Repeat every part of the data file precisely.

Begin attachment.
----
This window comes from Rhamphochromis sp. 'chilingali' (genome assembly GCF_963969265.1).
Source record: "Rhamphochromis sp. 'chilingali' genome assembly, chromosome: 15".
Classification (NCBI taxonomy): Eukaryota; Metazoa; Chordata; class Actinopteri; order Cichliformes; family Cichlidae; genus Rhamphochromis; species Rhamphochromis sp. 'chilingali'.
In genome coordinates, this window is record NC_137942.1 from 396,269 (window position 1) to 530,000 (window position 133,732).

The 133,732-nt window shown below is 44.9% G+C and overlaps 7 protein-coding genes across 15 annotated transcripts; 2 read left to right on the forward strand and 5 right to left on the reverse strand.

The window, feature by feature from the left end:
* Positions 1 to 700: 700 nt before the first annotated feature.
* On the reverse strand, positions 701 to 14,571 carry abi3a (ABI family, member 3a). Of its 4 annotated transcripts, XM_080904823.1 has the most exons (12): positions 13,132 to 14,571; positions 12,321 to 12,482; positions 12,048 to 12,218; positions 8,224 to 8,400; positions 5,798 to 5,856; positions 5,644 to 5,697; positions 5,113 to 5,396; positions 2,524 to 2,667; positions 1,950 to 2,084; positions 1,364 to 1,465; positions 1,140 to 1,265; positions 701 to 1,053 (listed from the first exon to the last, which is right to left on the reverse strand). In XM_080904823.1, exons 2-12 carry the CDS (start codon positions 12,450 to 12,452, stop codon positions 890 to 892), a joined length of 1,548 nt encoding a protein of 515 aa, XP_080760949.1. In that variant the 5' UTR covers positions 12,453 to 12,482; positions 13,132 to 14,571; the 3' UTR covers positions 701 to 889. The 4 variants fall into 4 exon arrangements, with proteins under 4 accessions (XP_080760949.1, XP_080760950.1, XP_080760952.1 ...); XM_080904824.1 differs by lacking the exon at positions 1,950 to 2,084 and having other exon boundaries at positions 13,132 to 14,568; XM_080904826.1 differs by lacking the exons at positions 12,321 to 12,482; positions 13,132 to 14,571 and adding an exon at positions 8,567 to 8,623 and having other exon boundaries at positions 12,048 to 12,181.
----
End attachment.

This window comes from Rhamphochromis sp. 'chilingali' (genome assembly GCF_963969265.1).
Source record: "Rhamphochromis sp. 'chilingali' genome assembly, chromosome: 15".
Classification (NCBI taxonomy): Eukaryota; Metazoa; Chordata; class Actinopteri; order Cichliformes; family Cichlidae; genus Rhamphochromis; species Rhamphochromis sp. 'chilingali'.
In genome coordinates, this window is record NC_137942.1 from 396,269 (window position 1) to 530,000 (window position 133,732).

The 133,732-nt window shown below is 44.9% G+C and overlaps 7 protein-coding genes across 15 annotated transcripts; 2 read left to right on the forward strand and 5 right to left on the reverse strand.

The window, feature by feature from the left end:
* Positions 1 to 700: 700 nt before the first annotated feature.
* On the reverse strand, positions 701 to 14,571 carry abi3a (ABI family, member 3a). Of its 4 annotated transcripts, XM_080904823.1 has the most exons (12): positions 13,132 to 14,571; positions 12,321 to 12,482; positions 12,048 to 12,218; positions 8,224 to 8,400; positions 5,798 to 5,856; positions 5,644 to 5,697; positions 5,113 to 5,396; positions 2,524 to 2,667; positions 1,950 to 2,084; positions 1,364 to 1,465; positions 1,140 to 1,265; positions 701 to 1,053 (listed from the first exon to the last, which is right to left on the reverse strand). In XM_080904823.1, exons 2-12 carry the CDS (start codon positions 12,450 to 12,452, stop codon positions 890 to 892), a joined length of 1,548 nt encoding a protein of 515 aa, XP_080760949.1. In that variant the 5' UTR covers positions 12,453 to 12,482; positions 13,132 to 14,571; the 3' UTR covers positions 701 to 889. The 4 variants fall into 4 exon arrangements, with proteins under 4 accessions (XP_080760949.1, XP_080760950.1, XP_080760952.1 ...); XM_080904824.1 differs by lacking the exon at positions 1,950 to 2,084 and having other exon boundaries at positions 13,132 to 14,568; XM_080904826.1 differs by lacking the exons at positions 12,321 to 12,482; positions 13,132 to 14,571 and adding an exon at positions 8,567 to 8,623 and having other exon boundaries at positions 12,048 to 12,181.